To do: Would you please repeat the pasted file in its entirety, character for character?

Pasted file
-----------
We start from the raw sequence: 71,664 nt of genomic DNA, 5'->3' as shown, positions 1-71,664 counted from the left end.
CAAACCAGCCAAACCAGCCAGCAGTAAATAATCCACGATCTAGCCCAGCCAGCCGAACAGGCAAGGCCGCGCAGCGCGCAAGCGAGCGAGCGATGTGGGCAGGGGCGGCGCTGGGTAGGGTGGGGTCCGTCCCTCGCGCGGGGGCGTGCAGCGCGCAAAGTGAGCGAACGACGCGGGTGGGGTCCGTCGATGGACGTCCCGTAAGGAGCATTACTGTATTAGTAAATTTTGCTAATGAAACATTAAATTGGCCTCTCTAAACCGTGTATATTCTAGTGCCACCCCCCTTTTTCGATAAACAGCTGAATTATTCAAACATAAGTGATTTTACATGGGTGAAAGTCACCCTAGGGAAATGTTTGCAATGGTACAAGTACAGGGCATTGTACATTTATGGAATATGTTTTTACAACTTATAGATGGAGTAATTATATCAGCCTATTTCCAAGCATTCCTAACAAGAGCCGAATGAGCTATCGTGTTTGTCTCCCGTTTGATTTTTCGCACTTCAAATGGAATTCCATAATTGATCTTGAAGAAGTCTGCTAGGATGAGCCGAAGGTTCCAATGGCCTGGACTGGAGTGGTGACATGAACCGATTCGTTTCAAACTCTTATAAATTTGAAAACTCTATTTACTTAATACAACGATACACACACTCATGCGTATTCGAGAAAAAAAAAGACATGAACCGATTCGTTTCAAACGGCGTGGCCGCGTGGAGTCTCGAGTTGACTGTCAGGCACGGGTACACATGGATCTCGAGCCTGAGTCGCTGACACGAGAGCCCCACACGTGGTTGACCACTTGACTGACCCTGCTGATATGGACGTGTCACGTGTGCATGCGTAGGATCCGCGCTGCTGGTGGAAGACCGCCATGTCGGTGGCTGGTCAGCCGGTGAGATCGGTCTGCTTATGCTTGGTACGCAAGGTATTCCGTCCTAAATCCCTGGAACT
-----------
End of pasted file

We start from the raw sequence: 71,664 nt of genomic DNA, 5'->3' as shown, positions 1-71,664 counted from the left end.
CAAACCAGCCAAACCAGCCAGCAGTAAATAATCCACGATCTAGCCCAGCCAGCCGAACAGGCAAGGCCGCGCAGCGCGCAAGCGAGCGAGCGATGTGGGCAGGGGCGGCGCTGGGTAGGGTGGGGTCCGTCCCTCGCGCGGGGGCGTGCAGCGCGCAAAGTGAGCGAACGACGCGGGTGGGGTCCGTCGATGGACGTCCCGTAAGGAGCATTACTGTATTAGTAAATTTTGCTAATGAAACATTAAATTGGCCTCTCTAAACCGTGTATATTCTAGTGCCACCCCCCTTTTTCGATAAACAGCTGAATTATTCAAACATAAGTGATTTTACATGGGTGAAAGTCACCCTAGGGAAATGTTTGCAATGGTACAAGTACAGGGCATTGTACATTTATGGAATATGTTTTTACAACTTATAGATGGAGTAATTATATCAGCCTATTTCCAAGCATTCCTAACAAGAGCCGAATGAGCTATCGTGTTTGTCTCCCGTTTGATTTTTCGCACTTCAAATGGAATTCCATAATTGATCTTGAAGAAGTCTGCTAGGATGAGCCGAAGGTTCCAATGGCCTGGACTGGAGTGGTGACATGAACCGATTCGTTTCAAACTCTTATAAATTTGAAAACTCTATTTACTTAATACAACGATACACACACTCATGCGTATTCGAGAAAAAAAAAGACATGAACCGATTCGTTTCAAACGGCGTGGCCGCGTGGAGTCTCGAGTTGACTGTCAGGCACGGGTACACATGGATCTCGAGCCTGAGTCGCTGACACGAGAGCCCCACACGTGGTTGACCACTTGACTGACCCTGCTGATATGGACGTGTCACGTGTGCATGCGTAGGATCCGCGCTGCTGGTGGAAGACCGCCATGTCGGTGGCTGGTCAGCCGGTGAGATCGGTCTGCTTATGCTTGGTACGCAAGGTATTCCGTCCTAAATCCCTGGAACT